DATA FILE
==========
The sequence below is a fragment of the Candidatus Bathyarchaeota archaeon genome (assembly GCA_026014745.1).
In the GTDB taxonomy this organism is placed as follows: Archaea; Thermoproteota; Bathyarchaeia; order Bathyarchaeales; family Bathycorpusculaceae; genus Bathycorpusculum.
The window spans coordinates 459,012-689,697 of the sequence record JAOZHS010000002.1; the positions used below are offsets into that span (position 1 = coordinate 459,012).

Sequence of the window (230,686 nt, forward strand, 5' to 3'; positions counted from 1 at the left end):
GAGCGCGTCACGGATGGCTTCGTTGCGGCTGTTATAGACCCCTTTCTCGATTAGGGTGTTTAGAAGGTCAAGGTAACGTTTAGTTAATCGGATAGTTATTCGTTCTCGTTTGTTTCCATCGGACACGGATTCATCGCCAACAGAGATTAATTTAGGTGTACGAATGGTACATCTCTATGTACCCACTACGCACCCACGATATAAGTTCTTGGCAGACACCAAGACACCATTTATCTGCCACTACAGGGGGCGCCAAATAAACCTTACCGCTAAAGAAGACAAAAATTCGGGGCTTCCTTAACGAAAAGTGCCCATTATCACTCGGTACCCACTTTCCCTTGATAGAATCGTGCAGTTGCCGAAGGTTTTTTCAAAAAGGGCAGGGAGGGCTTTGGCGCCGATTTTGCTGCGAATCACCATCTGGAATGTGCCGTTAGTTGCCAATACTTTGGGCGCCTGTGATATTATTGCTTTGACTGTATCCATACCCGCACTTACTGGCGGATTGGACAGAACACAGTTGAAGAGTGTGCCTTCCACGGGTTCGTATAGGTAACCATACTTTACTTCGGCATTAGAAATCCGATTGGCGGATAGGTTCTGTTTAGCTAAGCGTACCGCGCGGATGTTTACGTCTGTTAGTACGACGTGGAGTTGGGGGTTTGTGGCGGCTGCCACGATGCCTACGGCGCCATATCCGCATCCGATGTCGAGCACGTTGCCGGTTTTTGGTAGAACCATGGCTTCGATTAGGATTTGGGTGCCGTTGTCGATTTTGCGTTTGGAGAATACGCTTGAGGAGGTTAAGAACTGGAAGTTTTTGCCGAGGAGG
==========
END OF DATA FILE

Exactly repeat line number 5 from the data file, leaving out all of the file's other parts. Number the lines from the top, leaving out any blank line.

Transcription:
GAGCGCGTCACGGATGGCTTCGTTGCGGCTGTTATAGACCCCTTTCTCGATTAGGGTGTTTAGAAGGTCAAGGTAACGTTTAGTTAATCGGATAGTTATTCGTTCTCGTTTGTTTCCATCGGACACGGATTCATCGCCAACAGAGATTAATTTAGGTGTACGAATGGTACATCTCTATGTACCCACTACGCACCCACGATATAAGTTCTTGGCAGACACCAAGACACCATTTATCTGCCACTACAGGGGGCGCCAAATAAACCTTACCGCTAAAGAAGACAAAAATTCGGGGCTTCCTTAACGAAAAGTGCCCATTATCACTCGGTACCCACTTTCCCTTGATAGAATCGTGCAGTTGCCGAAGGTTTTTTCAAAAAGGGCAGGGAGGGCTTTGGCGCCGATTTTGCTGCGAATCACCATCTGGAATGTGCCGTTAGTTGCCAATACTTTGGGCGCCTGTGATATTATTGCTTTGACTGTATCCATACCCGCACTTACTGGCGGATTGGACAGAACACAGTTGAAGAGTGTGCCTTCCACGGGTTCGTATAGGTAACCATACTTTACTTCGGCATTAGAAATCCGATTGGCGGATAGGTTCTGTTTAGCTAAGCGTACCGCGCGGATGTTTACGTCTGTTAGTACGACGTGGAGTTGGGGGTTTGTGGCGGCTGCCACGATGCCTACGGCGCCATATCCGCATCCGATGTCGAGCACGTTGCCGGTTTTTGGTAGAACCATGGCTTCGATTAGGATTTGGGTGCCGTTGTCGATTTTGCGTTTGGAGAATACGCTTGAGGAGGTTAAGAACTGGAAGTTTTTGCCGAGGAGG